$$ \frac{\partial}{\partial t} e_{1} - \alpha e_{1} {\times} \Delta e_{1} - \beta \bigl[ \Delta e_{1} - ( e_{1} \cdot\Delta e_{1} ) e_{1} \bigr] =0, $$
(18)

where

$$\Delta e_{1} = e_{1rr}+\frac{n-1}{r} e_{1r}. $$

If we set

$$E=(e_{1}, e_{2}, e_{3})^{T}, $$

the right hand coordinates relationship shows that

$$ E = (e_{2} {\times} e_{3}, e_{3} {\times} e_{1}, e_{1} {\times} e_{2})^{T}. $$
(19)

Meanwhile, the time derivative of E satisfies

$$ \frac{\partial E}{\partial t} = A E, $$
(20)

where

$$ A=\left ( \textstyle\begin{array}{@{}ccc@{}} 0& -\omega_{3} & \omega_{2} \\ \omega_{3} & 0 & -\omega_{1} \\ -\omega_{2} & \omega_{1} &0 \end{array}\displaystyle \right ). $$

By the Frenet formula of the moving frame method, the spatial derivatives of orthogonal basis E can be represented as follows:

$$ \frac{\partial E}{\partial r} = B E, $$
(21)

where

$$ B=\left ( \textstyle\begin{array}{@{}ccc@{}} 0& \kappa&0\\ -\kappa& 0 & \tau\\ 0& -\tau&0 \end{array}\displaystyle \right ). $$

Combining (17)–(21) with the compatibility condition

$$\frac{\partial E}{\partial t\, \partial r } = \frac{\partial E}{\partial r\, \partial t }, $$

we map (7) onto a moving helical space curve in Euclid space. Finally, we obtain a complex system as follows:

$$ \begin{aligned}[b] &i\varPhi_{{t}}- ( i \beta-\alpha ) \biggl( \varPhi_{{\textit{rr}}}+{\frac{ ( n-1 ) \varPhi_{{r}}}{r}}-{ \frac{ ( n-1 ) \varPhi}{{r}^{2 }}} \biggr) +4 \beta\varPhi \int_{0}^{r} \Im ( \overline{\varPhi } \varPhi_{{r}} ) \,\mathrm{d}r \\ &\quad +\alpha \biggl( 2 \vert \varPhi \vert ^{2}\varPhi+4 ( n-1 ) \varPhi \int_{0}^{r} {\frac{ \vert \varPhi \vert ^{2}}{r}}\,\mathrm {d}r \biggr) - \varPhi R(t) = 0, \end{aligned} $$
(22)

where \(R(t)\) is a real-valued function,

$$R(t)= \biggl( \int\tau_{{t}}\,\mathrm{d} \tilde{r} \biggr)_{r=0}. $$

Furthermore, if we use the transformation

$$Q= \varPhi\exp \biggl[ - i \int^{t}_{0} R \bigl(t' \bigr)\, \mathrm{d} \tilde{t'} \biggr], $$

(22) can be transformed into

$$ \begin{aligned}[b] &iQ_{{t}}- ( i\beta- \alpha ) \biggl( Q_{{\textit{rr}}}+{\frac{ ( n-1 ) Q_{{r}}}{r}}-{\frac{ ( n-1 ) Q}{{r}^{2 }}} \biggr) +4 \beta Q \int_{0}^{r} \Im ( \overline{Q}Q_{{r}} ) \,\mathrm{d}r \\ &\quad +\alpha \biggl( 2 \vert Q \vert ^{2}Q+4 ( n-1 ) Q \int_{0}^{r} {\frac{ \vert Q \vert ^{2}}{r}}\, \mathrm{d}r \biggr) = 0. \end{aligned} $$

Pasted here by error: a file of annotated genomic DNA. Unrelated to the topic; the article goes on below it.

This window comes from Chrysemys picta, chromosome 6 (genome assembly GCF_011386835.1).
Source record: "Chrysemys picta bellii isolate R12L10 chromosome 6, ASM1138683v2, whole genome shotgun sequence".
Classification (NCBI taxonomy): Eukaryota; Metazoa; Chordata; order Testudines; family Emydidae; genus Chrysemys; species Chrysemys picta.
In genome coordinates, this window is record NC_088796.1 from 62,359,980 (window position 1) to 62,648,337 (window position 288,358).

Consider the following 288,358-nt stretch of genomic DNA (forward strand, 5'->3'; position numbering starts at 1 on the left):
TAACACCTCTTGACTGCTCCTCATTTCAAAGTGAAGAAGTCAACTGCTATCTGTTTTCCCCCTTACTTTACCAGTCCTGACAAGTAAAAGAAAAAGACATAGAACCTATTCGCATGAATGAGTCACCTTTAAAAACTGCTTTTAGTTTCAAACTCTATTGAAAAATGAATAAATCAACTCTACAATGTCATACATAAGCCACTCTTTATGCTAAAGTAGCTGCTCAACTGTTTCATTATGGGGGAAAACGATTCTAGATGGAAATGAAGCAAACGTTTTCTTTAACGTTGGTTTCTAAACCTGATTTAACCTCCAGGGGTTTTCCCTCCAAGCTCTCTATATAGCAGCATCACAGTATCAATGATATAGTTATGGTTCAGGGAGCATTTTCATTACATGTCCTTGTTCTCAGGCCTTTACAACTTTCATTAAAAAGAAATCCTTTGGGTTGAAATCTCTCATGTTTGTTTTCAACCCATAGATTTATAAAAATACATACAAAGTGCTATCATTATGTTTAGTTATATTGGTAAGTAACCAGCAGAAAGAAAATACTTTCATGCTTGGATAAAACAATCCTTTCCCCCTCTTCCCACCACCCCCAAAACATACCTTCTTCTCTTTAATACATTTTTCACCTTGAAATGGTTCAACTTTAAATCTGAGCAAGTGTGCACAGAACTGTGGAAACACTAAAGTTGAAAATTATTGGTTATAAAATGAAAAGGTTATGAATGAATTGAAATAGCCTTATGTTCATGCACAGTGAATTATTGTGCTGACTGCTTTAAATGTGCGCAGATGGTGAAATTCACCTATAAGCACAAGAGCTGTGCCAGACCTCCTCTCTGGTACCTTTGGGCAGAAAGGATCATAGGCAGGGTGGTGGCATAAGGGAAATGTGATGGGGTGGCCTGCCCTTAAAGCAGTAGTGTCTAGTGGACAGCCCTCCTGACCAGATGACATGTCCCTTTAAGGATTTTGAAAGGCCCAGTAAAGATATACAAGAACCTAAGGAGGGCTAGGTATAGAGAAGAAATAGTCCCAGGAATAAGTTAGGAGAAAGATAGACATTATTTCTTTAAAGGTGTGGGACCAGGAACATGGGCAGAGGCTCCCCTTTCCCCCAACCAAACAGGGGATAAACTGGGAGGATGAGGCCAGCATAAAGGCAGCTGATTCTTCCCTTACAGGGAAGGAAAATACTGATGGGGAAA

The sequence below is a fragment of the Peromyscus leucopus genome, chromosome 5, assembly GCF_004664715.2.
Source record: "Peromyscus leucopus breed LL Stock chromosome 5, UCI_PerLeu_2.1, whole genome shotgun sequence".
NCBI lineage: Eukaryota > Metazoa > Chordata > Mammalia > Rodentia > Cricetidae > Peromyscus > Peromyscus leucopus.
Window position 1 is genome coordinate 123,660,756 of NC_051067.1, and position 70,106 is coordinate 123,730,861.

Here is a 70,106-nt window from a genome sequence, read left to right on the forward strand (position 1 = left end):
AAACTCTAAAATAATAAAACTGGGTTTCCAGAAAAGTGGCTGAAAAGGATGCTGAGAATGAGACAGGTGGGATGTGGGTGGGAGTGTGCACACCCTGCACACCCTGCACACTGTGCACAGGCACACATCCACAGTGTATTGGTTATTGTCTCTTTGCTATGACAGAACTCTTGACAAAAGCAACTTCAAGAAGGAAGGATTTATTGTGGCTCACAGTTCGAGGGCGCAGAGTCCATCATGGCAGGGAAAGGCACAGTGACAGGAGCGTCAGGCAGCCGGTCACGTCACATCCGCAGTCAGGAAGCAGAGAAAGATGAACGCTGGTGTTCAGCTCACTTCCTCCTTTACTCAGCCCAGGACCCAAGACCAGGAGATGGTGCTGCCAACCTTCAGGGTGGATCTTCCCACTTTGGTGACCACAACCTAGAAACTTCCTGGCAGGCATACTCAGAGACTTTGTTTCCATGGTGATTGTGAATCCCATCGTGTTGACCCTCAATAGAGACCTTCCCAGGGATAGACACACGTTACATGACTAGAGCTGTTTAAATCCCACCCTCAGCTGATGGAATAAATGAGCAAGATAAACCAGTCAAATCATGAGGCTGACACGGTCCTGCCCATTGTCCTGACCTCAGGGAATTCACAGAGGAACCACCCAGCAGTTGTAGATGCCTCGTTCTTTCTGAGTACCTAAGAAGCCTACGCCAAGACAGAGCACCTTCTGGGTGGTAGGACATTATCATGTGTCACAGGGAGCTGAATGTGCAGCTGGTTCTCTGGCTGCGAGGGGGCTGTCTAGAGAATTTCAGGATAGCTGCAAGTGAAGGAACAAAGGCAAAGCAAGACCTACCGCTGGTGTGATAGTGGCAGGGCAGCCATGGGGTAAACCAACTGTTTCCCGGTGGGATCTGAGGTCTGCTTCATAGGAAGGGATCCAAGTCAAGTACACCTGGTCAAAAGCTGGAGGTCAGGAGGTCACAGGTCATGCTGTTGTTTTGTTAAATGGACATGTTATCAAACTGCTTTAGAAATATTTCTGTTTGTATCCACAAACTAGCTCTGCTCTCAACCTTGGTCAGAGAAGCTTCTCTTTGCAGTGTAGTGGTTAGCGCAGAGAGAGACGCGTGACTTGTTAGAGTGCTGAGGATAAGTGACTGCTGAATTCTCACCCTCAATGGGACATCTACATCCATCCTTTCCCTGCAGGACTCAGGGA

(23)

Renormalization for the Laplacian

Neither (22) nor (23) is a standard Ginzberg–Landau system due to the pseudo-Laplacian as follows:

$$ L(n,Q)=Q_{{\textit{rr}}}+{\frac{ ( n-1 ) Q_{{r}}}{r}}-{ \frac{ ( n-1 ) Q}{{r}^{2 }}} . $$
(24)

If we do not transform (23) into a standard complex equation with a Laplacian, it is difficult to employ the Strichartz estimate. Under the setting of \(n \geq3\), the rearranging need two steps from \(n=3\). Hence, we firstly reform the \(L(n,Q)\) into a Laplace operator for the \(n=3\) case.

In this case, (24) will become a Laplace operator under some special transformation. For the 3-dimensional case, we look for a variable separation transformation \(U=Q(t,r)Y\) to rewrite (22) as

$$iU_{{t}}- ( i\beta-\alpha ) \Delta U = H(Q,Y), $$

where Y is a function to be determined.

In spherical coordinates \((r,\theta, \varphi)\) (\(\varphi\in[0,2\pi]\) and \(\theta\in[0,\pi]\)), we construct U in the form of \(U=Q(t,r)Y(\theta, \varphi)\). Hence, the Laplace operator is

$${ \Delta U =(\Delta Q)Y+2 \bigl((\nabla Q)\cdot(\nabla Y) \bigr)+Q (\Delta Y)}. $$

If Y is some spherical harmonic, which is a special function defined on the surface of a sphere (denoted as \(Y_{\ell}^{m}(\theta,\varphi)\) or \(Y_{\ell}^{m}\)), we have

$$(\nabla Q)\cdot \bigl(\nabla Y_{\ell}^{m}(\theta,\varphi) \bigr)=0 $$

and

$${ \Delta Y_{\ell}^{m}(\theta,\phi)=-{ \frac{\ell(\ell +1)}{r^{2}}}Y_{\ell}^{m}(\theta,\varphi)}. $$

More clearly, if we set

$$Y_{ 1 }^{\mp1}= \pm\frac{1}{ 2}\sqrt { \frac{3 }{ 2\pi}} \sin\theta e^{{ \mp i\varphi}}, $$

then the Laplace of

$$U=Q Y_{ 1 }^{\mp1} $$

is

$$\Delta U = L(2,Q) Y_{ 1 }^{\mp1}. $$

By Laplace’s spherical harmonics \(Y_{ 1 }^{1}\), we use the transformation \(M=QY_{ 1 }^{1}\) (or \(Q = (Y_{ 1 }^{1})^{-1}M\)) to rewrite (23) as follows:

$$ i M_{{t}}- ( i\beta-\alpha ) \Delta M = H_{3}, $$
(25)

where

$$\Delta M = \frac{1 }{ r^{2}}\frac{\partial }{ \partial r} \biggl(r^{2} \frac{\partial M }{ \partial r} \biggr)+\frac{1 }{ r^{2}\sin \theta}\frac{\partial }{ \partial\theta} \biggl( \sin\theta\frac {\partial M }{ \partial\theta} \biggr)+\frac{1 }{ r^{2}\sin^{2}\theta }\frac{\partial^{2} M }{ \partial\varphi^{2}} $$

and